NEWS & REVIEWS
Mark Robinson | February-March 2008 | Power Boat Magazine
The Theodore 720 Profish is the latest craft in the burgeoning range of vessels built by veteran shipwright Jim Theodore and has received a very warm welcome wherever it has been displayed. As well, it received a Commendation award in 2007 Australian Marine Industry Federation Awards. Beating out most of the competition in the hotly contested Fishing Trailerable (GRP Over 6m) field., the Sport 720 was pipped at the post by the very slightest of margins and then only by a power catamaran. Whether or not it is fair to judge a mono hull against a cat is a matter of opinion, but nevertheless that is how the awards are currently structured so kudos must go to Jim for his achievement.
Interestingly, over 80 percent of the Theodore craft built to date have been sold to blokes in the 50-60 year old range, a fact which suggests that the quality of the build has been an important component in the decision making process at the time of purchase. Blokes who've reached that stage in life when quality is paramount will look deeper into a vessel that makes their short than perhaps a younger, more naive boater will.
This is the first outboard powered craft in the range with earlier vessels sporting variations of sterndrive diesel power; the sparkling performance offered by a powerful outboard may attract a younger buyer. And with its stylish Targa, nicely positioned rocket launcher, practical bait board, rod holder and outrigger setup, this vessel should interest serious recreational anglers.
A huge advantage of a craft with an outboard configuration is that with the hull anti-fouled it can be moored with a minimal degree of maintenance required. Want to go fishing? Step aboard, lower the engine, turn the key, idle out of the marina then hit that throttle and sit back for a fast and comfortable ride. Back at your berth, a quick fresh water flush and hose down should see you front up to the bar, waxing lyrical about your catch and enjoying that first cold beer.
DESIGN & LAYOUT
All Theodore craft feature a hand laid-up moulded fibreglass hull with the hull and deck joint-bonded and internally fibreglassed to provide great structural integrity and long term owner confidence.The grid stringer system provides built in buoyancy with sealed, divided under-floor compartments and by using moulded fibreglass to create this system, timber bearers- so often subject to rot - are completely eliminated.
With a moulded hull length of 7.2 metres, a LOA of 8.04 metres and a beam of 2.5 metres this is a brawny and quite roomy craft with outstanding sea-keeping qualities, thanks to its variable deadrise, deep forefoot, three well-spaced planing strakes, solid chines and a transom deadrise of 20 degrees.
Writing up a test of a sister ship I commented about how well its nicely flared bow deflects water well away from the craft and occupants, to the point where I would think that even in an open configuration, skipper and passengers would remain dry. Now the 720 Profish is pretty well as open a configuration as one can get and on the day of this test I asked Jim to charge through some of the Gulf St. Vincent's notorious chop at speed in order to see how correct my dry ride prediction was.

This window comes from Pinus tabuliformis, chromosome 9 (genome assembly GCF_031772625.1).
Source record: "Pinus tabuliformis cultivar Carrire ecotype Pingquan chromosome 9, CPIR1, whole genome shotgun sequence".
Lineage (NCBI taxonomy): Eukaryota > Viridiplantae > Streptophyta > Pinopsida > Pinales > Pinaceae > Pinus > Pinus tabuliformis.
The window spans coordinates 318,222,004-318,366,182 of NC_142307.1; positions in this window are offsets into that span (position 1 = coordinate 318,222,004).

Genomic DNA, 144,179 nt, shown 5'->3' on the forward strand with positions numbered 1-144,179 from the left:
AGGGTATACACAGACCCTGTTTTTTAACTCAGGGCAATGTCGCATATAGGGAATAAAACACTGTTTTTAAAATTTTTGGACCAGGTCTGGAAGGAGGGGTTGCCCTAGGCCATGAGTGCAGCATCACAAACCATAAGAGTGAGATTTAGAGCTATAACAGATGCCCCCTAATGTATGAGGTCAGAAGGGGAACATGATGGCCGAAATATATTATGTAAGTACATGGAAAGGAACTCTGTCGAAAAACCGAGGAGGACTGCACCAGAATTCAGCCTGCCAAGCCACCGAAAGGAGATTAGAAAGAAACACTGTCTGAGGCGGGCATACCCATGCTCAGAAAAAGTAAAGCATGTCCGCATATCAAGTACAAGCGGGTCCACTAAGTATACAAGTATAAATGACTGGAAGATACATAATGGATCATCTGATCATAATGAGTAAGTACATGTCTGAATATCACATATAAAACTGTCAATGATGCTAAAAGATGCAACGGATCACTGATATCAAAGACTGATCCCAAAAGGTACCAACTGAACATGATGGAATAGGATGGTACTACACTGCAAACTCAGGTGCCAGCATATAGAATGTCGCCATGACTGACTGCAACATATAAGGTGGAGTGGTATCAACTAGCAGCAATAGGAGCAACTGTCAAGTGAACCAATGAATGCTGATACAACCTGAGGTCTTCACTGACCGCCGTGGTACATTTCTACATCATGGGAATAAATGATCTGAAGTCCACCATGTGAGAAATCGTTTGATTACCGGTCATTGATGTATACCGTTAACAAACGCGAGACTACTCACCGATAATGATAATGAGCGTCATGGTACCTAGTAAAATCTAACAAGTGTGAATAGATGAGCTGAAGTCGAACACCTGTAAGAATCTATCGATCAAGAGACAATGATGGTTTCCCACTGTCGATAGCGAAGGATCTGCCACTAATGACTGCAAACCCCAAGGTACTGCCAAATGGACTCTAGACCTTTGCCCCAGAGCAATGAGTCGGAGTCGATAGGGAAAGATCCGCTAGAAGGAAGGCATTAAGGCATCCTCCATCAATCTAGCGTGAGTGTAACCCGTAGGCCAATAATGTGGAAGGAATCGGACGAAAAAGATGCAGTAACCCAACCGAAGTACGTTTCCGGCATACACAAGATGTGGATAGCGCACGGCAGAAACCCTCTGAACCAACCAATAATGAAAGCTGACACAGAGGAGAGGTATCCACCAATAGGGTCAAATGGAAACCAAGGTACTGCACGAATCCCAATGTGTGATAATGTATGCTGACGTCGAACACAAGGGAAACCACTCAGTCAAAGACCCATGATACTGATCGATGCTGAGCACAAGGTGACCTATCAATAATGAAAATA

Well, even when the entire craft was totally obscured by water being thrown every which way to the point that from the camera boat we could only just make out the pennants on the top of the outriggers, no water came aboard and Jim and his passengers remained completely dry. A close inspection of the dash didn't reveal a drop of water, thanks to the very clever hull design.
When it became my turn to take the helm well thought out ergonomics of the previous Theodore were apparent and I reckon part of this is due to the fact that Jim is a hefty sort of bloke and this is reflected both in the room provided at the helm and the spacious seating arrangement. Together this makes the vessel comfortable to skipper, whether standing or seated, while the slightlines forward are quite good in either position for a bloke of average height; the taller among us would still have plenty of headroom and even better sighting.
As you would expect for a craft with the same underwater configuration of its sister ships, the 720 Profish has similar handling characteristics as other Theodore models, giving the skipper great confidence as it takes on the steep and close wind generated waves of Gulf St. Vincent, landing softly each and every time, even after becoming airborne when driven at exhilarating speed. A speed mind you, at which lesser craft would have the teeth of those aboard loosening in their gums with every hard landing.
And with the 250 ponies generated by the Mercury Verado fitted to the test craft the vessel simply flew, leaping on the plane with just a slight push of the throttle and then generating neck-snapping acceleration, quickly achieving its top speed of 42 knots. The craft has a power rating of 200-300hp and I reckon would go just about as well with a 200, although perhaps not quite as much fun. As for a bigger outboard, well I think the 300 would only be the right choice if offshore racing was your priority or you are just an incorrigible dyed-in-the-wool marine petrol head.
As a lifelong professional shipwright, Jim Theodore takes huge pride in his design and construction methods and rightly so. These vessels are the seagoing equivalent of an army tank in terms of structural strength, yet are finished in flawless gel coat the equal of any craft out there in the boating marketplace and better than many.
With a huge list of standard features and a list of impressive options the 720 Profish can be set up to even the most discriminating owner's requirements and with a five year transferable hull warranty. What more could you ask?